A simple series Schottky diode will protect against reverse polarity.
Typically you would have polarized or distinctly separate connector types to ensure you don't use the wrong supply, but assuming you have not taken that basic design step, you need to decide what action to take on overvoltage.
- Blow a fuse, which seems rather drastic since this then means manual intervention to fix it. You may not be aware of the fuse blowing (if it's in a holder for example), so your first indication of a problem is when the fan does not start when you turn the power on. This may be long after you mis-connected the cable. There are endless circuits to provide this type of brute force protection. For example:
- Provide inline active turnoff protection with a FET for example (Google for overvoltage Load Switch ...there are many modern examples). For silent protection such as this, should you provide an indicator (for both reverse voltage and over voltage errors) for faults. An example here is the Fairchild/ONSemi FPF2281 which even provide an indicator port for an MCU or LED:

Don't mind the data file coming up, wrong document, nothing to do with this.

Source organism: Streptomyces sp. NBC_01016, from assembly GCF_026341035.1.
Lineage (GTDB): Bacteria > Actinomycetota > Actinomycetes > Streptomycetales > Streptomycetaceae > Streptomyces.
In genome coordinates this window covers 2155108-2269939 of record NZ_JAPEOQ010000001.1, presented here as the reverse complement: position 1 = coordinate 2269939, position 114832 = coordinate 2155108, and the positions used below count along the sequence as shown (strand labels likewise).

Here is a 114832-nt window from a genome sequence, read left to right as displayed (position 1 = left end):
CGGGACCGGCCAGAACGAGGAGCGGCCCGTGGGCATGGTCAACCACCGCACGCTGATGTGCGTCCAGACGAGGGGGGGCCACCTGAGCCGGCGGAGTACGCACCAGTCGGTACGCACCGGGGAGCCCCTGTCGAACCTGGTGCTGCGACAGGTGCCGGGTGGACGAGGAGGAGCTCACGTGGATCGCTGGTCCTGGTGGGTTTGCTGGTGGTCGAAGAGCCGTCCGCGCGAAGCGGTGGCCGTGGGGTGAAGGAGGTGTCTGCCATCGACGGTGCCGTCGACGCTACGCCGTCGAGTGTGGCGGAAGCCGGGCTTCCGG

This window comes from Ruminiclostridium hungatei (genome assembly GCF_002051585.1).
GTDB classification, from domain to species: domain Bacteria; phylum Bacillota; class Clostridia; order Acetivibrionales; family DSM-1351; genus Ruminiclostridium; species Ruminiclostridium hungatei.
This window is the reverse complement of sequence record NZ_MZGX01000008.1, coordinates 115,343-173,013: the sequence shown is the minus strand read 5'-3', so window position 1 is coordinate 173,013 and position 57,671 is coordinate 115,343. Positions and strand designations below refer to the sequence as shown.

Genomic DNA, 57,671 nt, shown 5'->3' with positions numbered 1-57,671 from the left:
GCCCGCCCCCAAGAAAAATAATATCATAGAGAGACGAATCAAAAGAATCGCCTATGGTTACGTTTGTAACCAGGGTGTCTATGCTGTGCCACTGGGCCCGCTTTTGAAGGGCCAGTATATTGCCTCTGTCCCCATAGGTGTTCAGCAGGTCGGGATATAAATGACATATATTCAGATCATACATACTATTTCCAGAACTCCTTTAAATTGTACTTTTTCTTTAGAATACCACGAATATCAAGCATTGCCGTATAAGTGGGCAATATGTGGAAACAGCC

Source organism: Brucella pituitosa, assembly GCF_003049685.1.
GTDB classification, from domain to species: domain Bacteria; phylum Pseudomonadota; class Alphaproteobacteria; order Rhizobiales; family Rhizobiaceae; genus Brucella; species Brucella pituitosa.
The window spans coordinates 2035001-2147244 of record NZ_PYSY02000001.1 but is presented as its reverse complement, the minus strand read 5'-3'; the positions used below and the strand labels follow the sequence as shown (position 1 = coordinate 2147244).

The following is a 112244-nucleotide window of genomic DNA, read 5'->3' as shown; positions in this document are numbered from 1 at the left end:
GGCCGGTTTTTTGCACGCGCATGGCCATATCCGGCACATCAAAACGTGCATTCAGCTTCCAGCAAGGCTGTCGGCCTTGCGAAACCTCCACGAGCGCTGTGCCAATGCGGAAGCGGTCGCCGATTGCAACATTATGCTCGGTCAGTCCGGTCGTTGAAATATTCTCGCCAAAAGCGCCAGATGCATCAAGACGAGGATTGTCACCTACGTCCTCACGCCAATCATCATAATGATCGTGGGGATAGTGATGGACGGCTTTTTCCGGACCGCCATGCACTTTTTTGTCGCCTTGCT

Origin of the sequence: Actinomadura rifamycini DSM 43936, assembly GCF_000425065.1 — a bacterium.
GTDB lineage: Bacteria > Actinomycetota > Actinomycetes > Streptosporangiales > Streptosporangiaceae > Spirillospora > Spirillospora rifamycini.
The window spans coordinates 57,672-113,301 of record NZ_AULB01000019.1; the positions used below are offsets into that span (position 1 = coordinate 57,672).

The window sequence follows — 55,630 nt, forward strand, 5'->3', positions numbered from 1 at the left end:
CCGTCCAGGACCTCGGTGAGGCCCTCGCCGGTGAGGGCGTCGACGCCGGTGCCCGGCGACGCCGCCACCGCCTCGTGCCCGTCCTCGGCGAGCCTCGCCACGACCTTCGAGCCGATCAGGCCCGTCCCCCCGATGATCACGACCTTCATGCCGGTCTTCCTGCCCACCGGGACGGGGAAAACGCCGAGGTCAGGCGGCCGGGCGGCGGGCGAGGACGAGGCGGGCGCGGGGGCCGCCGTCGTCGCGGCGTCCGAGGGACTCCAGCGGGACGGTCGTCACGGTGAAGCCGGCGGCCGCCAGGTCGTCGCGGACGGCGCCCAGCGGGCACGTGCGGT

Note: You still need to use a series diode for reverse voltage protection.
Of course you should consider:
- Design your system with unique power connections so you cannot make this very basic mistake. You should never be able to mis-connect your fan in any sensible design.